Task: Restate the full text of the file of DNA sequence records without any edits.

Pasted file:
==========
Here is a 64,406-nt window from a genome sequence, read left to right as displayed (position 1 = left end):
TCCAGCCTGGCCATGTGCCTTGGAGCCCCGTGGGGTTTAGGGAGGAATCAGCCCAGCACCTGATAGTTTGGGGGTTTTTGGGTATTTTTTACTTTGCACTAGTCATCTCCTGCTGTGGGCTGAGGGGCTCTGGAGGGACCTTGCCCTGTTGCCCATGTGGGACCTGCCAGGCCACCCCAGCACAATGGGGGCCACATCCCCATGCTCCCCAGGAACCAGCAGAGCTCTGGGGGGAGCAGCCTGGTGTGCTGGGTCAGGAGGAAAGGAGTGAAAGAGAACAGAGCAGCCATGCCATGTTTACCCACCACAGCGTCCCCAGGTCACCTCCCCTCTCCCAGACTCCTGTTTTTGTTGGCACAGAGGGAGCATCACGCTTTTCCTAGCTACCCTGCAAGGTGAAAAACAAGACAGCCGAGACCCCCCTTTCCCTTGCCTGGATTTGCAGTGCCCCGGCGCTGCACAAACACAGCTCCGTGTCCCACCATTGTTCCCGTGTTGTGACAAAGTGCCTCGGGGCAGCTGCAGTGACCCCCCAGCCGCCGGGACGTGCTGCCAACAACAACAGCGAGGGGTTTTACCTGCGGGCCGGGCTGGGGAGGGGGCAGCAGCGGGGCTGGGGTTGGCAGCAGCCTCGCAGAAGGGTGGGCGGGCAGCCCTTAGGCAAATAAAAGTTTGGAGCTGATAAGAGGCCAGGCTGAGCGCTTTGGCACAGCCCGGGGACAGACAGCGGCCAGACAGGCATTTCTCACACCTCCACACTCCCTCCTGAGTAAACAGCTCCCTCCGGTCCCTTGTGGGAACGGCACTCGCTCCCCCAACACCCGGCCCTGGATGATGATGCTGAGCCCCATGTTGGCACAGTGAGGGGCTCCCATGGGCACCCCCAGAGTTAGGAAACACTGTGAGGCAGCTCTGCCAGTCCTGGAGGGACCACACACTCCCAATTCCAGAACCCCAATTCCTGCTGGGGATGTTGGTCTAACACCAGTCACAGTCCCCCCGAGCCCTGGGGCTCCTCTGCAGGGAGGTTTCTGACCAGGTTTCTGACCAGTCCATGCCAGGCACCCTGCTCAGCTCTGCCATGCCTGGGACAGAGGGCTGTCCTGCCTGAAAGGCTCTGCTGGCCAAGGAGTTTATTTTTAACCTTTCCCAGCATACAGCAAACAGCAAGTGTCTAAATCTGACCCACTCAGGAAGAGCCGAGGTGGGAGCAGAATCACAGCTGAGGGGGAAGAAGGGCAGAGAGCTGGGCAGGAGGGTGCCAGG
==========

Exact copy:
Here is a 64,406-nt window from a genome sequence, read left to right as displayed (position 1 = left end):
TCCAGCCTGGCCATGTGCCTTGGAGCCCCGTGGGGTTTAGGGAGGAATCAGCCCAGCACCTGATAGTTTGGGGGTTTTTGGGTATTTTTTACTTTGCACTAGTCATCTCCTGCTGTGGGCTGAGGGGCTCTGGAGGGACCTTGCCCTGTTGCCCATGTGGGACCTGCCAGGCCACCCCAGCACAATGGGGGCCACATCCCCATGCTCCCCAGGAACCAGCAGAGCTCTGGGGGGAGCAGCCTGGTGTGCTGGGTCAGGAGGAAAGGAGTGAAAGAGAACAGAGCAGCCATGCCATGTTTACCCACCACAGCGTCCCCAGGTCACCTCCCCTCTCCCAGACTCCTGTTTTTGTTGGCACAGAGGGAGCATCACGCTTTTCCTAGCTACCCTGCAAGGTGAAAAACAAGACAGCCGAGACCCCCCTTTCCCTTGCCTGGATTTGCAGTGCCCCGGCGCTGCACAAACACAGCTCCGTGTCCCACCATTGTTCCCGTGTTGTGACAAAGTGCCTCGGGGCAGCTGCAGTGACCCCCCAGCCGCCGGGACGTGCTGCCAACAACAACAGCGAGGGGTTTTACCTGCGGGCCGGGCTGGGGAGGGGGCAGCAGCGGGGCTGGGGTTGGCAGCAGCCTCGCAGAAGGGTGGGCGGGCAGCCCTTAGGCAAATAAAAGTTTGGAGCTGATAAGAGGCCAGGCTGAGCGCTTTGGCACAGCCCGGGGACAGACAGCGGCCAGACAGGCATTTCTCACACCTCCACACTCCCTCCTGAGTAAACAGCTCCCTCCGGTCCCTTGTGGGAACGGCACTCGCTCCCCCAACACCCGGCCCTGGATGATGATGCTGAGCCCCATGTTGGCACAGTGAGGGGCTCCCATGGGCACCCCCAGAGTTAGGAAACACTGTGAGGCAGCTCTGCCAGTCCTGGAGGGACCACACACTCCCAATTCCAGAACCCCAATTCCTGCTGGGGATGTTGGTCTAACACCAGTCACAGTCCCCCCGAGCCCTGGGGCTCCTCTGCAGGGAGGTTTCTGACCAGGTTTCTGACCAGTCCATGCCAGGCACCCTGCTCAGCTCTGCCATGCCTGGGACAGAGGGCTGTCCTGCCTGAAAGGCTCTGCTGGCCAAGGAGTTTATTTTTAACCTTTCCCAGCATACAGCAAACAGCAAGTGTCTAAATCTGACCCACTCAGGAAGAGCCGAGGTGGGAGCAGAATCACAGCTGAGGGGGAAGAAGGGCAGAGAGCTGGGCAGGAGGGTGCCAGG